Friday, 27 November 2009

Coming out liberal: an open letter to my Christian friends

Peggy Campolo once wrote a wonderful short essay entitled In God's House There Are Many Closets. In it she describes how she once hid from others, afraid to be honest about who she really was, and she relates it to the experience of closeted gays and lesbians.

I can identify at least two closets in my own life, and although I with at least one of those I can point to a single moment of "coming out," at the same time I'm always having to come out of the closet. Every time a conversation turns in a certain direction, or every time I catch up with an old friend and face the inevitable questions, I come out all over again.

The first of those closets is of course my sexuality. I am (if it's necessary to put labels on these things) gay. I was over halfway into my twenties before I had the courage to accept myself for who I was, and almost in my thirties before I brought myself to tell others. And each time I am asked, "Are you married yet?" or "Do you have a girlfriend?", I'm coming out for a second, a third, a fourth, fifth, sixth and hundredth time.

The second closet is my faith. Or the ambiguity of it, lack of it or at least its strange metamorphosis over the last seven or eight years. Ten years ago I was a fiery born-again Christian, thoroughly evangelical and unabashedly Pentecostal. I studied theology and was an associate pastor for almost two years. I spoke in tongues, preached the Bible as the inerrant Word of God and condemned unrepentant unbelievers to an eternity in hell. Now I am a confirmed Anglican, too liberal for most liberals and pretty much agnostic on the question of God's existence.

It is unsurprising then that bumping into a Bible College friend, an old church pal, or someone who once knew me as Pastor Dave, is yet another coming-out. Coming out gay and coming out no-longer-evangelical often coincide, since the two journeys are closely intertwined.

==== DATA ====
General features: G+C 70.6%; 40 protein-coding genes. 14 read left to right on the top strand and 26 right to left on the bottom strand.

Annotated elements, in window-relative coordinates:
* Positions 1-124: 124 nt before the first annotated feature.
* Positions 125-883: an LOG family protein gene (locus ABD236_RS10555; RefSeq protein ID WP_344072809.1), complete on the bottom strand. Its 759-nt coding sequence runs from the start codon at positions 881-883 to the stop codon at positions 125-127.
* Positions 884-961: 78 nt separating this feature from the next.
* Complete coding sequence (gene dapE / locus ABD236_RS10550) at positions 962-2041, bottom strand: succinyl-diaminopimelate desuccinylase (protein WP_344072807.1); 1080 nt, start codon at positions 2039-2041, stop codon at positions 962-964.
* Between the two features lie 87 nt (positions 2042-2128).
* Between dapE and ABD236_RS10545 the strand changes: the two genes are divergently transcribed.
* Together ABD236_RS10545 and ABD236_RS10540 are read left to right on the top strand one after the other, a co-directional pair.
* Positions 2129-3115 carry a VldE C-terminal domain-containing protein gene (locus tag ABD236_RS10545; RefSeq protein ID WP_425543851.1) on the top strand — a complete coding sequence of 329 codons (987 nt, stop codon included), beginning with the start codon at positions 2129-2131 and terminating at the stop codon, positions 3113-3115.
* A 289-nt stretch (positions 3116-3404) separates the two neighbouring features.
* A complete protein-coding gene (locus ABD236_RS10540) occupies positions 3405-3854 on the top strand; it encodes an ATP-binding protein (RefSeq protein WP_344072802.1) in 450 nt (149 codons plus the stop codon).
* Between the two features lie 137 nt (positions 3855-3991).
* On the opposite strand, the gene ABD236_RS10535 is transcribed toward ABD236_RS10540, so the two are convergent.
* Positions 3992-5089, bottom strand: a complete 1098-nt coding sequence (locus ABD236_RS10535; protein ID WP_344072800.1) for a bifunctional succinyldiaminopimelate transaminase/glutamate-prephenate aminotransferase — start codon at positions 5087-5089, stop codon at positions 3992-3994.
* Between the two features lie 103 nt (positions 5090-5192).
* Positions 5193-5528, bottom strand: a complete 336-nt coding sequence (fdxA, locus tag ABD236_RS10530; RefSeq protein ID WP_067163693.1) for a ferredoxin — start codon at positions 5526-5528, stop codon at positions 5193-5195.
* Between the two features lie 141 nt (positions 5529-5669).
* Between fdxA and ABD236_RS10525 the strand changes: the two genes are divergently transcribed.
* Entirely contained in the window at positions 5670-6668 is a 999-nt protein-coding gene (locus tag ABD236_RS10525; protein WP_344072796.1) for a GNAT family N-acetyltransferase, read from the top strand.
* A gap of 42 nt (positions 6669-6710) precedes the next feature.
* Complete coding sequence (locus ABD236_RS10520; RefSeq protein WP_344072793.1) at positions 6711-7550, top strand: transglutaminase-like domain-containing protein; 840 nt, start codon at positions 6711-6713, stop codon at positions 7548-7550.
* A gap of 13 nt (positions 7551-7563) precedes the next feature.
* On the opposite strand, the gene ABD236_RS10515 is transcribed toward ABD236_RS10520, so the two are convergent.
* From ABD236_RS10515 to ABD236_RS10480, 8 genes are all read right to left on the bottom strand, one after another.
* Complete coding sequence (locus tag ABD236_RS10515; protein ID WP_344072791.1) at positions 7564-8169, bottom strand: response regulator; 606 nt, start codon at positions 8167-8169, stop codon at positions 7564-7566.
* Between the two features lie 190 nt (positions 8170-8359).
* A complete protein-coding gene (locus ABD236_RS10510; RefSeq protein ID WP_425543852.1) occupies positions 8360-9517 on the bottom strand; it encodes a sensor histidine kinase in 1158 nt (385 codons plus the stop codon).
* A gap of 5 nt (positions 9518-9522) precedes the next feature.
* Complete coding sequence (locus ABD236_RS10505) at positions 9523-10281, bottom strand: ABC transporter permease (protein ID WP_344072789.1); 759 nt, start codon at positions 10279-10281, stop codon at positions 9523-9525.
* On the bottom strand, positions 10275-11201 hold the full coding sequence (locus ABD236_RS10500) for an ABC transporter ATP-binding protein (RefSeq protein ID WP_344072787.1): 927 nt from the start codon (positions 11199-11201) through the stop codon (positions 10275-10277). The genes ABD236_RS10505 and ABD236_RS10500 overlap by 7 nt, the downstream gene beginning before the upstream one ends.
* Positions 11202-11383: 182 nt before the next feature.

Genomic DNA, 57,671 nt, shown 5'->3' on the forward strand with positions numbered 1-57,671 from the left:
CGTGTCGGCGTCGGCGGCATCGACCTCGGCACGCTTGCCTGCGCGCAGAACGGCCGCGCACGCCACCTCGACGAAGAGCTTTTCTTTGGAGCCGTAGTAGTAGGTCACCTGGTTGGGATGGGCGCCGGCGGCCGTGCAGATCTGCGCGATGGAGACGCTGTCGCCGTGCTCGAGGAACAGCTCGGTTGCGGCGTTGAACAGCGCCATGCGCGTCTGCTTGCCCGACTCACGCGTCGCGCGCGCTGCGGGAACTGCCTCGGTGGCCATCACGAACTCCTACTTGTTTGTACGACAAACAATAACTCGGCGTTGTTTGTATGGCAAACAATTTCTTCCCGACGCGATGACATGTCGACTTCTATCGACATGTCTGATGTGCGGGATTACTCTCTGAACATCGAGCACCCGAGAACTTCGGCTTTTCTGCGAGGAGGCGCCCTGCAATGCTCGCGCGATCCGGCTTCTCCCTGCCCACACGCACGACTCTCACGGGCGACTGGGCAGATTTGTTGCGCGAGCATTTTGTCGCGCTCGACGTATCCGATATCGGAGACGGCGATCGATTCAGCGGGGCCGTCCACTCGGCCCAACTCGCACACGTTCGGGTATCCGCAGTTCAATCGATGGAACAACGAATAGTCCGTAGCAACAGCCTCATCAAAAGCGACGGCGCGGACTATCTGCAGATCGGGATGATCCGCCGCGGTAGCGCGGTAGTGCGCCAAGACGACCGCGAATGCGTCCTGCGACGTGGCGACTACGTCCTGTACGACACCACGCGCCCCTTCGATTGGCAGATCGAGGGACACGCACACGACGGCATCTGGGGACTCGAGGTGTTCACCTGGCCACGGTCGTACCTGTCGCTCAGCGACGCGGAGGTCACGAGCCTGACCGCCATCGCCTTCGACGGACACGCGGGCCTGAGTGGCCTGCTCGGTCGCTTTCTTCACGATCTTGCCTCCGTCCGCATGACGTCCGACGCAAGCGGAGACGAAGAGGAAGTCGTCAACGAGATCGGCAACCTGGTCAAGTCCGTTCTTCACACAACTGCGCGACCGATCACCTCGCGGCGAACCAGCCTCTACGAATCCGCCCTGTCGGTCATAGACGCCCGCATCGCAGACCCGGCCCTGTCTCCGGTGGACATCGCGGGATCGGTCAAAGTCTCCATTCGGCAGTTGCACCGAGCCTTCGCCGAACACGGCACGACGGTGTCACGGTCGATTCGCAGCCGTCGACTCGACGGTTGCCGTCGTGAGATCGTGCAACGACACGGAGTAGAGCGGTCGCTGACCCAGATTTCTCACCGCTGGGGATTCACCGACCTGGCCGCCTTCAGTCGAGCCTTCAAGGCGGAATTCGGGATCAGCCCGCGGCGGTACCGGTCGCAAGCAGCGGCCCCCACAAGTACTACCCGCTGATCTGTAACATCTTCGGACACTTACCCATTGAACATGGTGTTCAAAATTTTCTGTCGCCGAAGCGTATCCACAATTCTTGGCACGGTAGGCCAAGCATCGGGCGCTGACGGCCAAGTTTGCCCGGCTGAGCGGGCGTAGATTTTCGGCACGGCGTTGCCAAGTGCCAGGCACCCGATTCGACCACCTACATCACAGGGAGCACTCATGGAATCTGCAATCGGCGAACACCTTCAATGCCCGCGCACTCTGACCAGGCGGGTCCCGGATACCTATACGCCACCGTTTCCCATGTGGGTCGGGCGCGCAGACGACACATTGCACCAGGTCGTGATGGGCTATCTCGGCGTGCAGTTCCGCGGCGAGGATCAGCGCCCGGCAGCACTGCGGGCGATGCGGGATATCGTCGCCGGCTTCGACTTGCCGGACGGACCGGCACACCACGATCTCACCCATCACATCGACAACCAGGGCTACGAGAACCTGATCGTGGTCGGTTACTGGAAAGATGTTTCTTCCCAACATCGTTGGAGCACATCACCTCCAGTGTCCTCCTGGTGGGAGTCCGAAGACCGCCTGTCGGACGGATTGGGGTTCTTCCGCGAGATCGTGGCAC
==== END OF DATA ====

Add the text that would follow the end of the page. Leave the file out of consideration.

The response from Christian friends varies. (Edit: Let me clear up some confusion here. I'm not eager to pigeonhole friends into the following categories. They're just broad categories based on my observations. Chances are if the issue of my sexuality has never come up in conversation, I don't expect a response.)

The most common response is simply to continue as if I never said anything. Some old friends and acquaintances seemingly pretend they didn't hear me. They don't affirm me, but nor do they condemn me; they just go very quiet for a while and then never bring up the subject again. It's odd, and in many ways I'd prefer it if they bit the bullet and just told me I was going to hell. It's strange to exchange emails with people and go through the motions of taking an interest in each other's lives when it's obvious they're avoiding the elephant in the room.

A related response begins the same way, but ends with me gradually dropping off their radar altogether. Eventually I'll notice they're missing from my Facebook friends list, or they've blocked me from their Messenger.

Another response is simply to live and let live. They don't affirm me, necessarily, and they don't go out of their way to condemn me, but nor is there an awkward silence as if I'd said nothing at all. It's not a big deal, and I'm not made to feel there are parts of me and my life that are off-limits.

Then there are those who patently don't have room for what and who I am. Perhaps surprisingly, this has been comparatively rare, but it still happens. These are the people whose only response is to condemn me, exhort me to repent, or worse, try to fix me. This response baffles me, since it indicates to me they haven't heard a word I've said. If after hearing my story you still think that quoting Bible verses at me is going to change my mind, you either haven't been listening or you think I'm a bit dumb. Frankly, when I get this reaction - especially after I've made a heartfelt effort to share my journey - I just feel patronized and insulted. This is what I hear: I don't care about your story, where you've been and where you're going. I'm not interested in hearing about you. I just want to fix you so your story fits my agenda again.

Lastly, there are those who affirm me. They listen to my story and they accept me for who I am and where I am. They affirm me for being who I am and being true to myself, and they know that even though many of the externals have changed, I'm still me. They know I'm still the same Dave and that inwardly I still have the same grace, love, character and integrity that I always had. It goes without saying that this is my preferred response.